Johannesburg: South Africa`s ruling ANC has
rubbished as a "publicity tactic" and "astonishing silliness"
the legal challenge thrown by two opposition parties against
its handling of a failed visa bid by the Dalai Lama.
The party, which was at the receiving end of severe
criticism over the delay in granting of visa to the Tibetan
spiritual leader that led him to shelve his visit to South
Africa, said the notion that the government has violated the
constitution was misguided.
The Inkatha Freedom Party (IFP) and the Congress of the
People (COPE) lodged an application in the Western Cape High
Court on Monday in an attempt to force the government to treat
further visa applications by the Dalai Lama fairly.
The Dalai Lama was supposed to make a week-long trip to
the country to join the 80th birthday celebrations of his
fellow Nobel Peace Prize Laureate Archbishop Emeritus Desmond
Tutu and speak at several public lectures but the visit was
There was widespread speculation that South Africa did not
want to offend its largest trading partner China and hence the
delay but this was denied by senior government officials.
"(This court action) is nothing short of astonishing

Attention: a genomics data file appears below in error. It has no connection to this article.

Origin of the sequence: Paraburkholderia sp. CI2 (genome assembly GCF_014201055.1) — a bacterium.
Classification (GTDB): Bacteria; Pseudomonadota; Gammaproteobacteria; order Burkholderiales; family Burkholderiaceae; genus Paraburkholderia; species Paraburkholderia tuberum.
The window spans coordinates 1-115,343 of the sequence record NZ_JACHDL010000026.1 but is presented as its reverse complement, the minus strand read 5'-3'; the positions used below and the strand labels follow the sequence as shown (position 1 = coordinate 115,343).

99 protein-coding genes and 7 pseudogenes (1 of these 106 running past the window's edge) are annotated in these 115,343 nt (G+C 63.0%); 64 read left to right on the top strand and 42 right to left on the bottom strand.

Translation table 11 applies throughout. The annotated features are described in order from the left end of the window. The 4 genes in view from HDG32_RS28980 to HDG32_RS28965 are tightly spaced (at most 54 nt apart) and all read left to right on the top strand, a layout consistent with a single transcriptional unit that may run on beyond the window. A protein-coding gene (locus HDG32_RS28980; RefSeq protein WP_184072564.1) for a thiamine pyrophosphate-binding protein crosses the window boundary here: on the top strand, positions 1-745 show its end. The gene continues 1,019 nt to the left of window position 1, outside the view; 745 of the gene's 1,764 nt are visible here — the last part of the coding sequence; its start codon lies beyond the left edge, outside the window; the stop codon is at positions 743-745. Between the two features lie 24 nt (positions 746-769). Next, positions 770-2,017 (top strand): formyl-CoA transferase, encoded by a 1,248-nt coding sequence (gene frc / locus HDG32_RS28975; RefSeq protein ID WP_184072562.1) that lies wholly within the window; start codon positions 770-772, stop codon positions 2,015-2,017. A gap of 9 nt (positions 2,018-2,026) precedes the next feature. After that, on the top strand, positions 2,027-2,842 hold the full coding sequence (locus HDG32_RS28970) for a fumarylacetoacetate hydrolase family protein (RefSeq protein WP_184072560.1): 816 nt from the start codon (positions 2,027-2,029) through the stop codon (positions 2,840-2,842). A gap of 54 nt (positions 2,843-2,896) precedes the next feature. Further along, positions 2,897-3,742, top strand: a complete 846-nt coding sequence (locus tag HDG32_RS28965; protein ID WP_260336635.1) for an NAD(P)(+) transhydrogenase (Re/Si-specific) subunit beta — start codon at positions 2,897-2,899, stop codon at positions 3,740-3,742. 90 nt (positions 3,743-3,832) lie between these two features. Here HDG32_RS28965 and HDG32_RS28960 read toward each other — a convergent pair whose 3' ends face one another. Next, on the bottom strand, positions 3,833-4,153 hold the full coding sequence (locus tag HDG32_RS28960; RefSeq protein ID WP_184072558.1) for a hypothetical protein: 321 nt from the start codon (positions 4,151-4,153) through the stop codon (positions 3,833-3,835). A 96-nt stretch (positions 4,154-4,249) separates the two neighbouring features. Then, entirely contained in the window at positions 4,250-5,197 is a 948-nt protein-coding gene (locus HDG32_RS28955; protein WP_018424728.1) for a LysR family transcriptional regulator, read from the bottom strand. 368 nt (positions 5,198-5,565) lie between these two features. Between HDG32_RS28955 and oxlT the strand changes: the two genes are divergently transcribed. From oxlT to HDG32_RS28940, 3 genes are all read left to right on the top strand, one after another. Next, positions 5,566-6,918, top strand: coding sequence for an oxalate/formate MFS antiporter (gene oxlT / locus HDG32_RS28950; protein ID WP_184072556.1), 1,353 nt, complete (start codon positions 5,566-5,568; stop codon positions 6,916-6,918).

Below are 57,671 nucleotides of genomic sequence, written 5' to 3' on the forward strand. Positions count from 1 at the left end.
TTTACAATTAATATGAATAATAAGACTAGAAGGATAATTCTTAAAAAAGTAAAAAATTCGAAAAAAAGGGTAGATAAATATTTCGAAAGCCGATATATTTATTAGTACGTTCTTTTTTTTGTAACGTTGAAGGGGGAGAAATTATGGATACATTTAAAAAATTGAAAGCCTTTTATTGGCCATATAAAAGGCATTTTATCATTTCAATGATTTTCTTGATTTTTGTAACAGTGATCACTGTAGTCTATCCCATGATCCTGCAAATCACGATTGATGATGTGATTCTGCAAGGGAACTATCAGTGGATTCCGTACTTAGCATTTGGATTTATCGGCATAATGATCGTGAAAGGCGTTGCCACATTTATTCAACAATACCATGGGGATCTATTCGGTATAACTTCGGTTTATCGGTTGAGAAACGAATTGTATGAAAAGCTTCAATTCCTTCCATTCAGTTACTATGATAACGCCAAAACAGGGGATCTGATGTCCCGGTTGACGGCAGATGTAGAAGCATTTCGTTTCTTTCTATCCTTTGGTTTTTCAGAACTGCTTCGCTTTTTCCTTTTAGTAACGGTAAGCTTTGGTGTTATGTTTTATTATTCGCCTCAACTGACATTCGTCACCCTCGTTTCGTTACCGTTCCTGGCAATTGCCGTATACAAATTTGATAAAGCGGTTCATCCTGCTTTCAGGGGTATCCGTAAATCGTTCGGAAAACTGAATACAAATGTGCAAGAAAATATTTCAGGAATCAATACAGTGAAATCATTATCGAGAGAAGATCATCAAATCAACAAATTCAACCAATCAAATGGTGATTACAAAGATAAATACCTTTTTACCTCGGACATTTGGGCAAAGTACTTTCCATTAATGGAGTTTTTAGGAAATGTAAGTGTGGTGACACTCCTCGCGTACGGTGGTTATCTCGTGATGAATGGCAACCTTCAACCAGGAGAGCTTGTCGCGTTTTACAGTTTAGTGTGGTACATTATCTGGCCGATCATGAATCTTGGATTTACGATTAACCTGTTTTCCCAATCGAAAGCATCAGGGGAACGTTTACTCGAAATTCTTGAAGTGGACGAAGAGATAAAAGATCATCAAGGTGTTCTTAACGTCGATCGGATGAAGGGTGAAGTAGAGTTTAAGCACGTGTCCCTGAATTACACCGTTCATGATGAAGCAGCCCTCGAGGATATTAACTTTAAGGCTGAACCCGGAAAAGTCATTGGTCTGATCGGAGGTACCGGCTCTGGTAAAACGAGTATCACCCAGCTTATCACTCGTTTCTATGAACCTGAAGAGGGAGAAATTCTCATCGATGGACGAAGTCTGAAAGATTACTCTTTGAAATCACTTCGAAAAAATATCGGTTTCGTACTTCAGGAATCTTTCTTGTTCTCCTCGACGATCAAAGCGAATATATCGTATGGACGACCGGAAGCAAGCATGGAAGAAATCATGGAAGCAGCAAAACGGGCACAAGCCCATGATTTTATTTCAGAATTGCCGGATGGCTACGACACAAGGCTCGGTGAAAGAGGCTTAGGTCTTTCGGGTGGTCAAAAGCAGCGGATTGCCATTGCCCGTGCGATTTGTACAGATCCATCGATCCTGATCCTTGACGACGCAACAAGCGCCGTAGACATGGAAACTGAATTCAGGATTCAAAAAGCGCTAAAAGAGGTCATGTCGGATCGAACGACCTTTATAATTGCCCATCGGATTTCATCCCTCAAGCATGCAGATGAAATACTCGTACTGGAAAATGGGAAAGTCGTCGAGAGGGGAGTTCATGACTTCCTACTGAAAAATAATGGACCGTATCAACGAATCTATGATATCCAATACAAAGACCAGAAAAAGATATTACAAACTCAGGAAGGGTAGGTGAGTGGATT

silliness and political shallowness. It is a bizarre publicity
tactic that is reflective of political parties whose role in
our public space is becoming increasingly insignificant and
are therefore desperate to get noticed," the office of African
National Congress chief whip Mathole Motshekga said in a
Commenting on the assertion in court papers by the two
parties that their rights to engage in discussion with the
Dalai Lama and share religious views were violated, the
statement said: "The notion that government has violated the
constitution on the Dalai Lama matter is misguided and cannot
be backed up by facts".
The court documents include affidavits by the Dalai Lama`s
representative for Africa, Sonam Tenzing, which state that
visa applications in 2009 and another filed in September this
year were made difficult by the South African government.
A third application is now to be submitted after the Dalai
Lama agreed to a request from IFP leader Mangosuthu Buthelezi
to attend a prayer meeting in Durban in March next year on the
South African public holiday Human Rights Day.
IFP and COPE have asked the court to issue a declaratory
order for the Dalai Lama to receive a visa this time round.
The government has until Monday to say whether it will oppose
The IFP also brought an application in 2009 in the same
court to have the government`s decision not to grant the Dalai
Lama a visa overturned, but the court threw the case out.
A subsequent appeal to the Constitutional Court is still
pending, but the IFP said the latest application would